Sodium chlorate is an industrial salt produced from water and common table salt in a reaction with electricity.
Sodium chlorate is produced from two commonly found raw materials: salt (NaCl, sodium chloride) and water (H2O) along with the use of large amounts of electrical energy. The manufacturing process involves the electrolysis of an acidified sodium chloride solution in a specially designed electrochemical cell.
First, raw brine is treated to remove impurities such as calcium and magnesium. Next, hydrochloric acid (HCl) is added to control the pH and improve efficiency. Sodium dichromate is used as a catalyst, to inhibit electrochemical side reactions and as a pH buffer.
Chlorine gas (Cl2) forms at the anode while hydrogen gas (H2) forms at the cathode. Chlorine is then hydrolyzed in the cell to a hypochlorite species which then react to form sodium chlorate.
The solution that leaves the electrochemical cell is called cell liquor. This solution contains a high concentration of chlorate ions and other intermediate reaction products. The solution is treated to remove byproducts such as hypochlorite. Sodium chlorate crystals are then removed and the remaining liquor containing salt, chloride ions and dichromate are returned to the electrochemical cells. The crystals are washed and dried to form the final product. For some customers, the crystals are dissolved in water and shipped as a liquid solution.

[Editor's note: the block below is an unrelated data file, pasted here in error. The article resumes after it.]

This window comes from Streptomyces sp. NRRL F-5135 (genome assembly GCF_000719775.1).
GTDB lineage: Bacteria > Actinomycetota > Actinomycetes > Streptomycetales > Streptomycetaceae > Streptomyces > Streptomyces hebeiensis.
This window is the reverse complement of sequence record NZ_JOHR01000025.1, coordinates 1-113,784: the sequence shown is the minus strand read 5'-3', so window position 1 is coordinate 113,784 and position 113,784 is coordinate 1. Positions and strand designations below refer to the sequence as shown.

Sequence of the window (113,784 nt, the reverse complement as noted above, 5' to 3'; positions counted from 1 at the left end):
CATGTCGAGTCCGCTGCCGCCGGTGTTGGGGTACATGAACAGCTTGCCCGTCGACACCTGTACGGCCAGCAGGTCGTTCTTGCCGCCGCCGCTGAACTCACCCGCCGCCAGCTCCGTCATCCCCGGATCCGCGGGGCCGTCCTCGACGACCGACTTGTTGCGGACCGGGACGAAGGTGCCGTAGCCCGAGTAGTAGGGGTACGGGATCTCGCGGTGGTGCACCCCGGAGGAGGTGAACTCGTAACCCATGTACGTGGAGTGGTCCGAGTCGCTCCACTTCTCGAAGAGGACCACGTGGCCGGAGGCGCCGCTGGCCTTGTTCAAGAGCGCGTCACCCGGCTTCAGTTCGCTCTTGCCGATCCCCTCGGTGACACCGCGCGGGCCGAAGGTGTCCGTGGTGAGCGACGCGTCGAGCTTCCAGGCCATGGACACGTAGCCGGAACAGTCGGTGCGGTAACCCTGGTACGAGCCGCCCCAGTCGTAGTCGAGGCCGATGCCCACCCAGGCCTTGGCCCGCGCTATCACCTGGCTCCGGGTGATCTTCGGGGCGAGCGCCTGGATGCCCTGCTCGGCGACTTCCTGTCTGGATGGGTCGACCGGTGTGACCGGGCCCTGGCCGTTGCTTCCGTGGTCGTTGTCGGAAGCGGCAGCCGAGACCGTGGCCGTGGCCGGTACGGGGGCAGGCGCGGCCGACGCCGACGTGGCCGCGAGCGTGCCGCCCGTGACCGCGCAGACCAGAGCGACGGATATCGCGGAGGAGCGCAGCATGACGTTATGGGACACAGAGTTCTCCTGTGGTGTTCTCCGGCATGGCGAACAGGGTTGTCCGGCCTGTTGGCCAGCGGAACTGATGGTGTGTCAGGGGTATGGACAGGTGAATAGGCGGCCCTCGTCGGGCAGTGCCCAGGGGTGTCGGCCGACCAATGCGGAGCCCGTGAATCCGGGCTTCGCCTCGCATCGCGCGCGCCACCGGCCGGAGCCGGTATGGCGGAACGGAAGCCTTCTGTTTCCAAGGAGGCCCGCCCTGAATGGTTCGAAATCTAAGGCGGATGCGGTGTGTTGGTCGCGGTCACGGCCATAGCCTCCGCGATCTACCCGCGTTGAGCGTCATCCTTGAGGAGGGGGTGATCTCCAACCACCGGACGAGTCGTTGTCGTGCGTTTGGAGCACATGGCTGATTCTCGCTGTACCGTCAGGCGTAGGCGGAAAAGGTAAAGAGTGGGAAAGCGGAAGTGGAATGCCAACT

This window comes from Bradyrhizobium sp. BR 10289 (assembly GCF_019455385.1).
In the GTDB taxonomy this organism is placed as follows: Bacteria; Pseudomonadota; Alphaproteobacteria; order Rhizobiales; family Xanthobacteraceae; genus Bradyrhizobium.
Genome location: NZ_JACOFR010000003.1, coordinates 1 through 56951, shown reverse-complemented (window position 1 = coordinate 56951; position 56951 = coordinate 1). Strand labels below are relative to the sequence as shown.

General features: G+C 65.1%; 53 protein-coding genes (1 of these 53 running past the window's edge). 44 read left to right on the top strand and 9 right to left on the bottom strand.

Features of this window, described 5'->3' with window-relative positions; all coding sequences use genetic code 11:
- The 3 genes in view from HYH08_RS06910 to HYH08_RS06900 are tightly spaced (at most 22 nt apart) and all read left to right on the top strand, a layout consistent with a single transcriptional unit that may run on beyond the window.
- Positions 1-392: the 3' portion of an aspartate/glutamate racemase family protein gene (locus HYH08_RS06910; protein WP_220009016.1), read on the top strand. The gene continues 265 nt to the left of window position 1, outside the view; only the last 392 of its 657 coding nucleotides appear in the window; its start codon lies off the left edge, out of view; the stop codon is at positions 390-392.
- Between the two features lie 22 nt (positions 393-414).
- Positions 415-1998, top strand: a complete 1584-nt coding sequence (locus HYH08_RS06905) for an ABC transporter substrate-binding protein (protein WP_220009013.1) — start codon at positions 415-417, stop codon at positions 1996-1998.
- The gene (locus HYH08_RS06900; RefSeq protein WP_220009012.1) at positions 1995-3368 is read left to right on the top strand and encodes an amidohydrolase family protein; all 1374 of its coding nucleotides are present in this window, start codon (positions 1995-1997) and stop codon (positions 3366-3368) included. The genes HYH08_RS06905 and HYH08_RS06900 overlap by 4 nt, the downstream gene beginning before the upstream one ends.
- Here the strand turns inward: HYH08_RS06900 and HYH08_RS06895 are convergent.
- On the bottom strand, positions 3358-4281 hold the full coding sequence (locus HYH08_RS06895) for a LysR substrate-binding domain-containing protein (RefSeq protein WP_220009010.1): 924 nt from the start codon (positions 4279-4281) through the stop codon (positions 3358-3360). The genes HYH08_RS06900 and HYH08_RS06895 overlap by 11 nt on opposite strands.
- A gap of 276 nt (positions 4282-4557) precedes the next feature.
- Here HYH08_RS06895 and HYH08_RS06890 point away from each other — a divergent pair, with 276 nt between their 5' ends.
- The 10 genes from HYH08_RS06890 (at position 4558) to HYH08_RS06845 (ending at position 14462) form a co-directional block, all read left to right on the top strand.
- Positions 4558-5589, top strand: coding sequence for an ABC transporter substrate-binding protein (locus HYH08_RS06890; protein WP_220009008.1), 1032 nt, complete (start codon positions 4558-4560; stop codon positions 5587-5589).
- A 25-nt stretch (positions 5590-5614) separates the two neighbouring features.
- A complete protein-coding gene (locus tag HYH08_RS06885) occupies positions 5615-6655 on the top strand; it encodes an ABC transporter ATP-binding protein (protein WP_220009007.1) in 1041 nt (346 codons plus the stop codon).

Sodium chlorate is largely used by the pulp & paper industry to produce chlorine dioxide, which is used to bleach wood pulp for the manufacture of higher quality and environmentally friendly white paper products. Pulp mills convert sodium chlorate into chlorine dioxide – an environmentally friendly bleaching agent. The process of using chlorine dioxide to bleach pulp is referred to as “ECF” bleaching meaning “elemental chlorine free”.
Our sodium chlorate is available in two forms: dry white crystal that looks like table salt and clear solution.